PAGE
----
An In Vivo Estrogen Deficiency Mouse Model for Screening Exogenous Estrogen Treatments of Cardiovascular Dysfunction After Menopause

This article has been accepted and is currently in production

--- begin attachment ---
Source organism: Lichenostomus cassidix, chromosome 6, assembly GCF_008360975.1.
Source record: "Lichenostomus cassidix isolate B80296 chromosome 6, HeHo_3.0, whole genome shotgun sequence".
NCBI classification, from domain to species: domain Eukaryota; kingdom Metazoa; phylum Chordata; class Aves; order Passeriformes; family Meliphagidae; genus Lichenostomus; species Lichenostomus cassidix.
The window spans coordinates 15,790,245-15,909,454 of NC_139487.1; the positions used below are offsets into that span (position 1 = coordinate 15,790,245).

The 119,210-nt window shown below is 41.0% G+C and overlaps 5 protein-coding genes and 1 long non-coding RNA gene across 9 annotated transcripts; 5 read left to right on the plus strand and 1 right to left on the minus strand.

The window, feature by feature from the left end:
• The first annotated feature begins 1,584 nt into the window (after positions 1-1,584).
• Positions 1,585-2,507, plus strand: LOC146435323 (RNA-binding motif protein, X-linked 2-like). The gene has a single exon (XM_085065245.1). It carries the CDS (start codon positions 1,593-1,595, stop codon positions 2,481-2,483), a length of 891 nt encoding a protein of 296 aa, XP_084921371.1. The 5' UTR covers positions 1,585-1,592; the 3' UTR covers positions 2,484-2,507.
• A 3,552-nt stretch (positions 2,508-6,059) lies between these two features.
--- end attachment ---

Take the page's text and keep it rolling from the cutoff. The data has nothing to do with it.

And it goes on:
Postmenopausal women are at greater risk of developing cardiovascular diseases than premenopausal women. Female mice ovariectomized (OVX) at weaning display increased atherosclerotic lesions in the aorta compared with female mice with intact ovarian function. However, laboratory models involving estrogen-deficient mice with atherosclerosis-prone status are lacking. This deficit is crucial because clinical estrogen deficiency in menopausal women may aggravate the incidence of pre-existing or ongoing lipid disruption and atherosclerosis. In this study, we establish an in vivo estrogen-deficient mouse model by bilateral ovariectomy via a double dorsal-lateral incision in apolipoprotein E (apoE)-/- mice. We then compare the effects of 17β-estradiol and pseudoprotodioscin (PPD) (a phytoestrogen) perorally administered via hazelnut spread. We find that although PPD exerts some effect on reducing final body weight and plasma TG in OVX apoE-/- mice, it has anti-atherosclerotic and cardiac-protective capacities comparable with its 17β-estradiol counterpart. PPD is a phytoestrogen that has been reported to exert anti-tumor properties. Thus, the proposed method is applicable for screening phytoestrogens via peroral administration to substitute for traditional hormone replacement therapy in postmenopausal women, which has been reported to have potentially deleterious tumorigenetic capacity. Peroral administration via hazelnut spread is noninvasive, rendering it widely applicable to many patients. This article contains step-by-step demonstrations of bilateral ovariectomy via the double dorsal-lateral incision in apoE-/- mice and peroral 17β-estradiol or phytoestrogen hormone replacement via hazelnut spread. Plasma lipid and cardiovascular function analyses using echocardiography follow.